Featured # Business Headlines | 3 years ago

Is An Output Freeze Agreement Still Improbable?

On Tuesday, four of the world’s largest crude producers gave off the sign of a production freeze, but Tom Kloza, co-founder of the Oil Price Information Service, said such an agreement seems improbable. Oil prices were seesawing between strong gains and modest losses in early trading Tuesday, after Saudi Arabia, Russia, Qatar, and Venezuela said when other producers follow their lead, they would keep output stable at January levels.

Though Iran, after the lifting of years of sanctions, back on the world oil market and quickly ruined hopes of an agreement, stating it would not give up its share. “People recognize that getting those four parties together and actually having a production freeze is a little bit like getting Johnny Manziel and Charlie Sheen to pledge to live very, very clean lives for the next few years,” Kloza announced, making a similarity to reports of unpredictable behavior by Cleveland Browns quarterback Manziel and actor Sheen.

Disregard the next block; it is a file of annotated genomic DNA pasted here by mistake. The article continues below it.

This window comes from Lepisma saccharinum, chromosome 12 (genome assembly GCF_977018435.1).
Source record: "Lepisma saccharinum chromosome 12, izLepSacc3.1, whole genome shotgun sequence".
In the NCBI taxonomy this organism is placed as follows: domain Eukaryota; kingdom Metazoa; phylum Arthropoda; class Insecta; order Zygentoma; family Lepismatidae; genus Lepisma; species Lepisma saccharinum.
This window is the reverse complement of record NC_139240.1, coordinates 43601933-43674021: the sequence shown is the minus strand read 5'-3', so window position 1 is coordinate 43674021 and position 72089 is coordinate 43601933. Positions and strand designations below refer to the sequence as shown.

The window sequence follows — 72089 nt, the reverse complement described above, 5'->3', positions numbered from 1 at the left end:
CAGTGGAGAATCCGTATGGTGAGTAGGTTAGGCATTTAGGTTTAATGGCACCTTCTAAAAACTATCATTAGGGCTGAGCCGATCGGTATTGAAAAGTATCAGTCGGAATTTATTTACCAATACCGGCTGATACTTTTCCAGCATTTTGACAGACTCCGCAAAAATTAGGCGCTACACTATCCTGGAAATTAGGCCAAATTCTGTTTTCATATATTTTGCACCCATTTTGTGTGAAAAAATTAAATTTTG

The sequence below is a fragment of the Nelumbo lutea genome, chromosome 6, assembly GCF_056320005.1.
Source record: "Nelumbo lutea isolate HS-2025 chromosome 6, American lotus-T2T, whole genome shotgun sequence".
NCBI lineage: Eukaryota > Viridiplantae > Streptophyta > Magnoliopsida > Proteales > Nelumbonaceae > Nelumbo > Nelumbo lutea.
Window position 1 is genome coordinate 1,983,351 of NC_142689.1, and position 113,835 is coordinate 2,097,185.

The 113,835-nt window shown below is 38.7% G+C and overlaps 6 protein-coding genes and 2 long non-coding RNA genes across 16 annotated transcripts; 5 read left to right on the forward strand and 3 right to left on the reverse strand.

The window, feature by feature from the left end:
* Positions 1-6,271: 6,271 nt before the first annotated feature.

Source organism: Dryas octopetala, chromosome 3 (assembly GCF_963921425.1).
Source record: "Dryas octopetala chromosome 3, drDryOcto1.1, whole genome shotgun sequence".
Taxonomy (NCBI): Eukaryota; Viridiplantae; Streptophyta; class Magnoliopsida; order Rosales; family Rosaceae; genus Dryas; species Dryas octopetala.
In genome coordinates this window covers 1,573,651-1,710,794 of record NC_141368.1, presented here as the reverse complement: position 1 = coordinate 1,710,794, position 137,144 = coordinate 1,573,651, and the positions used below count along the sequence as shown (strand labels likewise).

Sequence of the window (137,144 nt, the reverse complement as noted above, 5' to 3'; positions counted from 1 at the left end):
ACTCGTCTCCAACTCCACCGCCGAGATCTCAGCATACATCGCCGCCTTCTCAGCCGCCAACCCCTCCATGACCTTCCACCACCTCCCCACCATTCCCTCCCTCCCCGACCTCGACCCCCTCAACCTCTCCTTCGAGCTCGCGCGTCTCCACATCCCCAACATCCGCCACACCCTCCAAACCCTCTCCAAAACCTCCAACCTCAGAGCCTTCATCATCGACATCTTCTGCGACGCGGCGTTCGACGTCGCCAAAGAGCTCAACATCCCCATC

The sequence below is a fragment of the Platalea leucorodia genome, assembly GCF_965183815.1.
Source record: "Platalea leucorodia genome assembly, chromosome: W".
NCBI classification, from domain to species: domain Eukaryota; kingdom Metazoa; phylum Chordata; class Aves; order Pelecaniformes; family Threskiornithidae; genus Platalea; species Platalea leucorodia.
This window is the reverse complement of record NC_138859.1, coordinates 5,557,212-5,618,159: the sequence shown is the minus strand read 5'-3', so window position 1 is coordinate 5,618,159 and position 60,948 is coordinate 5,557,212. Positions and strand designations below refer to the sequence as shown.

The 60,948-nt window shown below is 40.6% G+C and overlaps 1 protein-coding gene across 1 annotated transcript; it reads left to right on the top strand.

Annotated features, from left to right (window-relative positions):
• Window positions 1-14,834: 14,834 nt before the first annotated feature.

Crude has currently escaped off 13-year lows. But the weak commodity has crashed more 70 percent since June 2014 as oversupply and dropping demand fears continue. “There’s too much oil. It’s that plain and simple. And [major producers] would have to cut not to freeze to really impact [the market],” Kloza continued, “I think you can expect that they’re all going to produce willy-nilly like they have. And it’s going to take some time for the oil market to rebalance.” Freezing output at January levels in a “hopping” economy would produce 2 million barrels per day in excess oil supply, mentioned Kloza, global head of energy analysis at OPIS, a broad source for petroleum pricing and news information. “And if the economy slows down, that could be 2½ million barrels a day [of] too much oil.”


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